Modern nanophotonics is seeing an increase in studies with applications in medicine and healthcare. One of the most promising and relevant are the works on improving the magnetic resonance imaging process; hundreds of scientists all over the world are working to make it possible. To that end, the fourth METANANO conference that was recently held in St. Petersburg included a separate section, BioMETANANO, which served as a platform on which Russian and international experts discussed progress in MRI studies.
Magnetic resonance imaging (MRI) is a technique for obtaining tomographic medical images for the examination of internal organs and tissues using the magnetic nuclear resonance phenomenon. The procedure is based on the excitation of nuclei with a special combination of electromagnetic waves in a high-intensity, permanent magnetic field. Using MRI allows medical professionals to diagnose tumors at an early stage, examine severe pathologies of the cardiovascular and respiratory systems, and perform other crucial imaging.
But medicine is not the only field that benefits from MRI. Experts from Radboud University Nijmegen, Western Sydney University, and Aix-Marseille University, as well as other prominent research institutions, weighed in on these different applications of MRI, as well as work to improve the technology, at the BioMETANANO section of the fourth METANANO conference recently held in St. Petersburg.
For one, Professor Arend Heerschap, of Radboud University Nijmegen Medical Center, the Netherlands, spoke about his and his colleagues’ research involving MRI and nanoparticles. The scientists work with small particles of iron oxide, packaging these in dextran, a high molecular weight carbohydrate commonly used in medicine to lower blood viscosity. The altered iron oxide particles are then introduced into a patient’s blood, facilitating the detection of various cells in the patient’s lymph nodes using MRI technology.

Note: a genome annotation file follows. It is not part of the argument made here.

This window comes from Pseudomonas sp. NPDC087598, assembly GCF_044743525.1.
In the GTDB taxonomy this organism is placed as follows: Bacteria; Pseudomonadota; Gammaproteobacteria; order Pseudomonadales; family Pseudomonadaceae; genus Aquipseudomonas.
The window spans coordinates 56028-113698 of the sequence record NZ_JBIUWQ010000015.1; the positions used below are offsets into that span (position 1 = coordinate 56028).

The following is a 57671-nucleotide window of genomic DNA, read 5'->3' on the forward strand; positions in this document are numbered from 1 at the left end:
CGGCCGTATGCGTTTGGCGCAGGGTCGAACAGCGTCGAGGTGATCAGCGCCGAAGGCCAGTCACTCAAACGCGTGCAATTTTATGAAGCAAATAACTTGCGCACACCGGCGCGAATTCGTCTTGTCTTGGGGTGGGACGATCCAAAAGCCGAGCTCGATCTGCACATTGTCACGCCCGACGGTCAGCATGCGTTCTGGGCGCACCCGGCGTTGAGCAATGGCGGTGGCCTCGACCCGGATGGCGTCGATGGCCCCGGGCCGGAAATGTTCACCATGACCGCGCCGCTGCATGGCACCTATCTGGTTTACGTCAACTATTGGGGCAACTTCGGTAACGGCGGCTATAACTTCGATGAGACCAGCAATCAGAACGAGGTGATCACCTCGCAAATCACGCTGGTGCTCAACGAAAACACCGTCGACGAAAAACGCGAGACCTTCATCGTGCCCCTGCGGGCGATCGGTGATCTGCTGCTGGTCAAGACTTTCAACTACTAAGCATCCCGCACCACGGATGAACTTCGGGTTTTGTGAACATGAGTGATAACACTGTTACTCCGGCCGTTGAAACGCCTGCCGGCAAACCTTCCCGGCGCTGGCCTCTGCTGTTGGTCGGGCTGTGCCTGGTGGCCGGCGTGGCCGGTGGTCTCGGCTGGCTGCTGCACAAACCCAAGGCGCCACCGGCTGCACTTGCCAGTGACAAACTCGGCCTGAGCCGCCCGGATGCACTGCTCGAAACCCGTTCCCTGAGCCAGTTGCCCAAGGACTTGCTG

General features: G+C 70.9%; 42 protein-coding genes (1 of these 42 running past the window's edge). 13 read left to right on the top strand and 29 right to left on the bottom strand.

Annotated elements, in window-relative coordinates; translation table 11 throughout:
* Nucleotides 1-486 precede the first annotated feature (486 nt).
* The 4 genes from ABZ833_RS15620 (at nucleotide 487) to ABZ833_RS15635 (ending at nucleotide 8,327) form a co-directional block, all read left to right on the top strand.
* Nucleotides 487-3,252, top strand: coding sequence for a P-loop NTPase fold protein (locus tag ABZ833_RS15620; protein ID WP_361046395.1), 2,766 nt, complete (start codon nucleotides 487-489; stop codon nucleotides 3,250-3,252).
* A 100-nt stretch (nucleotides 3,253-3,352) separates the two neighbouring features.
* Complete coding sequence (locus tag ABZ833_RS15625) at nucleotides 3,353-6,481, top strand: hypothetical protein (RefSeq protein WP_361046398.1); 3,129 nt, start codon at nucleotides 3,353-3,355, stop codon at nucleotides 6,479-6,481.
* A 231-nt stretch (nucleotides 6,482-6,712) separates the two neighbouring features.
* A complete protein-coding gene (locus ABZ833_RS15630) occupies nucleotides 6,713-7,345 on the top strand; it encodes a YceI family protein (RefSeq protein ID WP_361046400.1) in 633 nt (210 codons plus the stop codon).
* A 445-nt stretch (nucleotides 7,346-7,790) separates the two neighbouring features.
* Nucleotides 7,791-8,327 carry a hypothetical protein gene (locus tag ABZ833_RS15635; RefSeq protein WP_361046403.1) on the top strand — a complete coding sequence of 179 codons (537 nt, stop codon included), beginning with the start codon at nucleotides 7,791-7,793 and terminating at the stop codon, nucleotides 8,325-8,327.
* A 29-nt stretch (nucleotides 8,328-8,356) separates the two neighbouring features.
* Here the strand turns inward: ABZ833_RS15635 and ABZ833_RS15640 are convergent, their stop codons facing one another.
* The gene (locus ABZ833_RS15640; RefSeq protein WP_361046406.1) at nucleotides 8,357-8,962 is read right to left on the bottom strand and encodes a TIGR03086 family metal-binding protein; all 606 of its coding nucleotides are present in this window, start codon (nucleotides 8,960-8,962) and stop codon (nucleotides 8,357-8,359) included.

Professor William Price from Western Sydney University, Australia, gave a presentation on the materials analysis method nuclear magnetic resonance (NMR) diffusometry. Diffusion is the process wherein the molecules of one substance move from an area of high concentration (where there are many molecules) to an area of low concentration (where there are fewer molecules) of another until the system has reached equilibrium (molecules evenly spread). According to Prof. Price, putting this process under examination can result in valuable new information on the size of the molecules involved, as well as their environment and movement patterns. All this is very important for the field of bionanotechnologies.
“Depending on their professional background, specialists tend to view MRI from different angles. Clinicians use the technology for finding tumors in the brain; chemists – for identifying compounds, to see what they ended up with; biochemistry specialists – for understanding the molecular conformations. The study of diffusion can open up a whole new world of new activities and fields, from neurobiology, electrochemistry to crop farming and many others,” says Prof. William Price.
In his turn, David Bendahan from the Center for Magnetic Resonance in Biology and Medicine of Aix-Marseille University, France, focused on how scientific literature sees the future of magnetic resonance imaging. The expert’s own forecast is that the technology will significantly ramp up its capacity. The existing devices operate on the capacity of 1.5 or 3 T, or Tesla, a magnetic induction and magnetic flux density measuring unit named after the Serbian-American scientist Nikola Tesla. The Tesla value depends on a magnet used: the higher it is, the better is the quality of a resulting image. According to the researcher, the future MRI equipment will work with the capacity of 7 T. This change is expected to lead to a number of significant improvements: the devices will also be able to record an image faster, producing it in better resolution and contrast.